The rich in the UK currently pay a lower proportion of their income in tax than the poor
The lowest-earning 10% of people in the UK pay 39% of their incomes in tax, while the top 10% pay just 35%. Although high earners pay higher rates of income tax, taxes like VAT and fuel tax account for a higher proportion of expenditure for lower earners.
Corporations avoid their social obligations through widespread tax avoidance
Wealthy individuals and corporations can avoid paying much of their tax altogether. Some of this takes place as illegal tax evasion, but huge amounts are lost through legal tax avoidance. This is big business, and as we’re constantly reassured, is ‘entirely legal.’ But it’s hardly moral.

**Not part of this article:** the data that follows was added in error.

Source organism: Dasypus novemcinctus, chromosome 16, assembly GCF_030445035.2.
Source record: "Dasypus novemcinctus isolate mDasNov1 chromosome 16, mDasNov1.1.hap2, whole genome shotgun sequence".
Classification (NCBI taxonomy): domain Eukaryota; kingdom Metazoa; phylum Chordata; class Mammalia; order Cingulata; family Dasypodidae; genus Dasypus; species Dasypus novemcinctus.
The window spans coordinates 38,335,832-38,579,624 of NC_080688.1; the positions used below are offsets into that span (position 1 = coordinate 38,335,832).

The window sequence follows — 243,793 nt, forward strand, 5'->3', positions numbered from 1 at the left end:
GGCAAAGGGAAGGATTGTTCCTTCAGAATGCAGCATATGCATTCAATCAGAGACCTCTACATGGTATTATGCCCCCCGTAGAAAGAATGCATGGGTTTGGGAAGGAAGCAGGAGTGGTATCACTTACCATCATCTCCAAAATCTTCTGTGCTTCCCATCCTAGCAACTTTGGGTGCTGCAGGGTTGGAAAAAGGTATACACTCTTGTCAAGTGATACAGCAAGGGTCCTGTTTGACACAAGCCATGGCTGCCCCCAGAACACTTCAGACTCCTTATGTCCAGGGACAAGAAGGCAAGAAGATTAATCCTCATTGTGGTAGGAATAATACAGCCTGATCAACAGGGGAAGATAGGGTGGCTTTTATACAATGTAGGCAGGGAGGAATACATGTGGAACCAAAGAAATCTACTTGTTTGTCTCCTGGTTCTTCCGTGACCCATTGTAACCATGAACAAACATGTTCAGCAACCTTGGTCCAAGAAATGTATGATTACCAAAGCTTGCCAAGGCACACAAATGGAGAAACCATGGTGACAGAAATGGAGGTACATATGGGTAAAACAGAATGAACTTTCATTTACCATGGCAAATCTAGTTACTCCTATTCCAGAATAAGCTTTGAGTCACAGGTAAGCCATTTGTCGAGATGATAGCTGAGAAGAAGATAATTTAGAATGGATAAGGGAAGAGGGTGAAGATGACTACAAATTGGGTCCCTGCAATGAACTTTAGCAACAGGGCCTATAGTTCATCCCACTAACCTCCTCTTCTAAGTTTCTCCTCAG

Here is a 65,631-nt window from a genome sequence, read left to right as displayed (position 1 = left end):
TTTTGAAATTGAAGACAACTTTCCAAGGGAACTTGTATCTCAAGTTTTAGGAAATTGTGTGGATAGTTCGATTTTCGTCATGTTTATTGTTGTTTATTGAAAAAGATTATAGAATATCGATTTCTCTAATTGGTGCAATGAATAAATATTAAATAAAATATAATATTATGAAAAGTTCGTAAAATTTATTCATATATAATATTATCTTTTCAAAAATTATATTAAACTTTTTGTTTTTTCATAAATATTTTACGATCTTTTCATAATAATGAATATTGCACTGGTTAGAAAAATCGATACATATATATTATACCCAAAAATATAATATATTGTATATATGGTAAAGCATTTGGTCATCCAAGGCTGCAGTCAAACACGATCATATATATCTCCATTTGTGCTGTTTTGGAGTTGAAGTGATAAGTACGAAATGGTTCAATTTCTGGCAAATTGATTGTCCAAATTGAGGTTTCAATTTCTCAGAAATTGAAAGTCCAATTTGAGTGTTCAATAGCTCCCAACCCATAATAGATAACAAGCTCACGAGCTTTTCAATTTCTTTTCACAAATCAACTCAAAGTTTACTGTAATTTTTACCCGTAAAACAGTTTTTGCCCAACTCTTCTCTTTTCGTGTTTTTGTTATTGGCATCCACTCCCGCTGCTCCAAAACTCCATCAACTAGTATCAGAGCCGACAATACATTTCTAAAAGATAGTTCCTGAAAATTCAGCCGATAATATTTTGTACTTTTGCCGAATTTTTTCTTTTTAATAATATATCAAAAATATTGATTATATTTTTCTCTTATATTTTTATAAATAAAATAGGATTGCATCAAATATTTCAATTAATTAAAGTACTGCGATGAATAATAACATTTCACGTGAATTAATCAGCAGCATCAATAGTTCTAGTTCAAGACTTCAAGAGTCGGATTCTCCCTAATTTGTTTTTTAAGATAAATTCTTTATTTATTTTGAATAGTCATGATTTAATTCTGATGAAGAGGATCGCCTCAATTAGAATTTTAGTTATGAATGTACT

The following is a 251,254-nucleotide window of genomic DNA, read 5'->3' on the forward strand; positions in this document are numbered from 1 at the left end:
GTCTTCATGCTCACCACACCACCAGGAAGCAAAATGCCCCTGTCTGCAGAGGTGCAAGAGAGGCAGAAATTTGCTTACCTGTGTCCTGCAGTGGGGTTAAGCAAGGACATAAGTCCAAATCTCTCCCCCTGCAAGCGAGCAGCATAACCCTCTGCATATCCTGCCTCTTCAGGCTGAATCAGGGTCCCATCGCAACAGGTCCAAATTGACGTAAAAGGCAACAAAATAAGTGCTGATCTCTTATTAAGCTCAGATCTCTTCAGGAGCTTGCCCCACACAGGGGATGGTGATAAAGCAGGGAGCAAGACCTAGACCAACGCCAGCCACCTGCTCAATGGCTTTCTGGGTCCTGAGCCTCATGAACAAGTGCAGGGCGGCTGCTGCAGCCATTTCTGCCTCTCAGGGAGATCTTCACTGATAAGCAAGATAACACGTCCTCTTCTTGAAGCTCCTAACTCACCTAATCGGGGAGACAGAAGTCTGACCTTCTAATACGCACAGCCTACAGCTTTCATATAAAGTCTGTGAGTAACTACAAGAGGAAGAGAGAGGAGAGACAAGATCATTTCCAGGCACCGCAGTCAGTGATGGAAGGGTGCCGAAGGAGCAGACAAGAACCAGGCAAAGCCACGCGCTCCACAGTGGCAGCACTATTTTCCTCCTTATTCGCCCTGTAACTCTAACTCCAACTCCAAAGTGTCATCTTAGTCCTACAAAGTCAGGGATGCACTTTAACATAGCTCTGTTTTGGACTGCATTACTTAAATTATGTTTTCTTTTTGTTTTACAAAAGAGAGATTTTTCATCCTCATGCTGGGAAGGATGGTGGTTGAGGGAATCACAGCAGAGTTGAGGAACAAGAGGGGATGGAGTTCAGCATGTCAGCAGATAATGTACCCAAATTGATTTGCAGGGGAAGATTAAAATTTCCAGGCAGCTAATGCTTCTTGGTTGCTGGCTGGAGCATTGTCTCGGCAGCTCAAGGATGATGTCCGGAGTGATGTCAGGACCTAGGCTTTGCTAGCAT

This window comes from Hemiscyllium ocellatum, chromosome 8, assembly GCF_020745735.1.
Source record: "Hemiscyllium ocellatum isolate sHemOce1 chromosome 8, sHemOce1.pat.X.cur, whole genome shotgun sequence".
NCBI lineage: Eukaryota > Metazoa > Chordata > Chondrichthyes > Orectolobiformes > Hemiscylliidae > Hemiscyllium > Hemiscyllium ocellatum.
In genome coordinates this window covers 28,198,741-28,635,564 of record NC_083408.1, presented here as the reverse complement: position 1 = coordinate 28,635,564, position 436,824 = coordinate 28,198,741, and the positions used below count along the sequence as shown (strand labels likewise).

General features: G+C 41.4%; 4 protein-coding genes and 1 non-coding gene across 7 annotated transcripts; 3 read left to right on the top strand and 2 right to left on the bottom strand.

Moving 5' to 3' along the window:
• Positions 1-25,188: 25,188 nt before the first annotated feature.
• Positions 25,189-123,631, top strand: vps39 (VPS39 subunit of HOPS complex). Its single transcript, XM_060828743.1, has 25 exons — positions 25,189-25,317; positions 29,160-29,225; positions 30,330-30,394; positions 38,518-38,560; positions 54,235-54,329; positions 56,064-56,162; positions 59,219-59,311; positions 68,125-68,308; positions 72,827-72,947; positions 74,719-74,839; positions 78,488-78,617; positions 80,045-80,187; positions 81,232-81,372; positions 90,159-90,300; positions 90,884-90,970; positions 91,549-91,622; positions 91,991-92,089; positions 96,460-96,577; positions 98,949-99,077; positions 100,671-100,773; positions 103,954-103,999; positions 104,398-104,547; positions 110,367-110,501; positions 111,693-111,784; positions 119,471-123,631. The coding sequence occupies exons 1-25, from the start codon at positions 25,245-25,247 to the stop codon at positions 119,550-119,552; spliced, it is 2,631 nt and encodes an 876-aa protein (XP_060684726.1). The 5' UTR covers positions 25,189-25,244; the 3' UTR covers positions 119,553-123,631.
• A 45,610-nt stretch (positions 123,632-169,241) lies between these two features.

£45-£100 billion is lost each year through tax avoidance and evasion. Every pound avoided in tax is a pound less to spend on childcare, social care, health or education. At a time when spending cuts are having a real and damaging impact on the lives of some of the poorest and most vulnerable people in the country, it is morally indefensible for some of Britain’s richest companies to be avoiding paying their fair share of UK taxes.
We can Close the Tax Gap...
- We can change attitudes, and press for a tax system in which businesses and wealthy individuals pay their fair share.
- We must tackle tax avoidance - for example, by regulating or closing tax havens.
- This would reduce the need for damaging cuts in public spending.
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